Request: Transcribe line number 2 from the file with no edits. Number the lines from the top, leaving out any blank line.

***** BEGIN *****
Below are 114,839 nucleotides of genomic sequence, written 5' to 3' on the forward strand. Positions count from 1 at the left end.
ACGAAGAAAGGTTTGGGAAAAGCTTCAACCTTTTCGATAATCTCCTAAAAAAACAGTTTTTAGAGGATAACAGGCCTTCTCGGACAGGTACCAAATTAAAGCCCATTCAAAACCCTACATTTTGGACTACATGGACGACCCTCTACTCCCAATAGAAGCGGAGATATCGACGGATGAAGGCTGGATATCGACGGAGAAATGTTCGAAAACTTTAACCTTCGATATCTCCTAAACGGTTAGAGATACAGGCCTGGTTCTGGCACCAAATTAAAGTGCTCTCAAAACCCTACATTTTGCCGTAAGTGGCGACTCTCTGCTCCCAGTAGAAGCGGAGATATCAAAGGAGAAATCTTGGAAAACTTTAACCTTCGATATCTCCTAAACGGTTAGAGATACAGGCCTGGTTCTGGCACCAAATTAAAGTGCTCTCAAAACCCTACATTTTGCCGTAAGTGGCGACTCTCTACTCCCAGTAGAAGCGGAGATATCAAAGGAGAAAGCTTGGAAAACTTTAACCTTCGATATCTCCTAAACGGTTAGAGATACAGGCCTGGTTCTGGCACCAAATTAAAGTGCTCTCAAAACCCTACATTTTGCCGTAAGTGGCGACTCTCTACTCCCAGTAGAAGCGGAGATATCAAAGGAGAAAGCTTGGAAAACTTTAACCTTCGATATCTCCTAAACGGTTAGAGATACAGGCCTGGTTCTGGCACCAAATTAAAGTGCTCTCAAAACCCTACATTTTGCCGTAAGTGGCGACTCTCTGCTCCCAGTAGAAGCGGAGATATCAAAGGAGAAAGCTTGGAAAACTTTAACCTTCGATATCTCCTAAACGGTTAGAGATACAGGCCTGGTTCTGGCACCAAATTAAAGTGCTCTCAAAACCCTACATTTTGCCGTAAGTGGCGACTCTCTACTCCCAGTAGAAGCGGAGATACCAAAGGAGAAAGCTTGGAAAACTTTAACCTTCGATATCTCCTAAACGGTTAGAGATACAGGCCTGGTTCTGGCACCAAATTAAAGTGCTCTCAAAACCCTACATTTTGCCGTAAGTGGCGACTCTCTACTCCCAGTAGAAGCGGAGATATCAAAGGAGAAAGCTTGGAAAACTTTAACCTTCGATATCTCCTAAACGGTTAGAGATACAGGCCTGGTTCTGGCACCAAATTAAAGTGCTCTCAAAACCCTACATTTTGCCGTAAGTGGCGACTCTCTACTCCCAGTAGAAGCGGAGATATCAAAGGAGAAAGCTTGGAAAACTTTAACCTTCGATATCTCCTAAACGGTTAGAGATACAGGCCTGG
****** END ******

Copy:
ACGAAGAAAGGTTTGGGAAAAGCTTCAACCTTTTCGATAATCTCCTAAAAAAACAGTTTTTAGAGGATAACAGGCCTTCTCGGACAGGTACCAAATTAAAGCCCATTCAAAACCCTACATTTTGGACTACATGGACGACCCTCTACTCCCAATAGAAGCGGAGATATCGACGGATGAAGGCTGGATATCGACGGAGAAATGTTCGAAAACTTTAACCTTCGATATCTCCTAAACGGTTAGAGATACAGGCCTGGTTCTGGCACCAAATTAAAGTGCTCTCAAAACCCTACATTTTGCCGTAAGTGGCGACTCTCTGCTCCCAGTAGAAGCGGAGATATCAAAGGAGAAATCTTGGAAAACTTTAACCTTCGATATCTCCTAAACGGTTAGAGATACAGGCCTGGTTCTGGCACCAAATTAAAGTGCTCTCAAAACCCTACATTTTGCCGTAAGTGGCGACTCTCTACTCCCAGTAGAAGCGGAGATATCAAAGGAGAAAGCTTGGAAAACTTTAACCTTCGATATCTCCTAAACGGTTAGAGATACAGGCCTGGTTCTGGCACCAAATTAAAGTGCTCTCAAAACCCTACATTTTGCCGTAAGTGGCGACTCTCTACTCCCAGTAGAAGCGGAGATATCAAAGGAGAAAGCTTGGAAAACTTTAACCTTCGATATCTCCTAAACGGTTAGAGATACAGGCCTGGTTCTGGCACCAAATTAAAGTGCTCTCAAAACCCTACATTTTGCCGTAAGTGGCGACTCTCTGCTCCCAGTAGAAGCGGAGATATCAAAGGAGAAAGCTTGGAAAACTTTAACCTTCGATATCTCCTAAACGGTTAGAGATACAGGCCTGGTTCTGGCACCAAATTAAAGTGCTCTCAAAACCCTACATTTTGCCGTAAGTGGCGACTCTCTACTCCCAGTAGAAGCGGAGATACCAAAGGAGAAAGCTTGGAAAACTTTAACCTTCGATATCTCCTAAACGGTTAGAGATACAGGCCTGGTTCTGGCACCAAATTAAAGTGCTCTCAAAACCCTACATTTTGCCGTAAGTGGCGACTCTCTACTCCCAGTAGAAGCGGAGATATCAAAGGAGAAAGCTTGGAAAACTTTAACCTTCGATATCTCCTAAACGGTTAGAGATACAGGCCTGGTTCTGGCACCAAATTAAAGTGCTCTCAAAACCCTACATTTTGCCGTAAGTGGCGACTCTCTACTCCCAGTAGAAGCGGAGATATCAAAGGAGAAAGCTTGGAAAACTTTAACCTTCGATATCTCCTAAACGGTTAGAGATACAGGCCTGG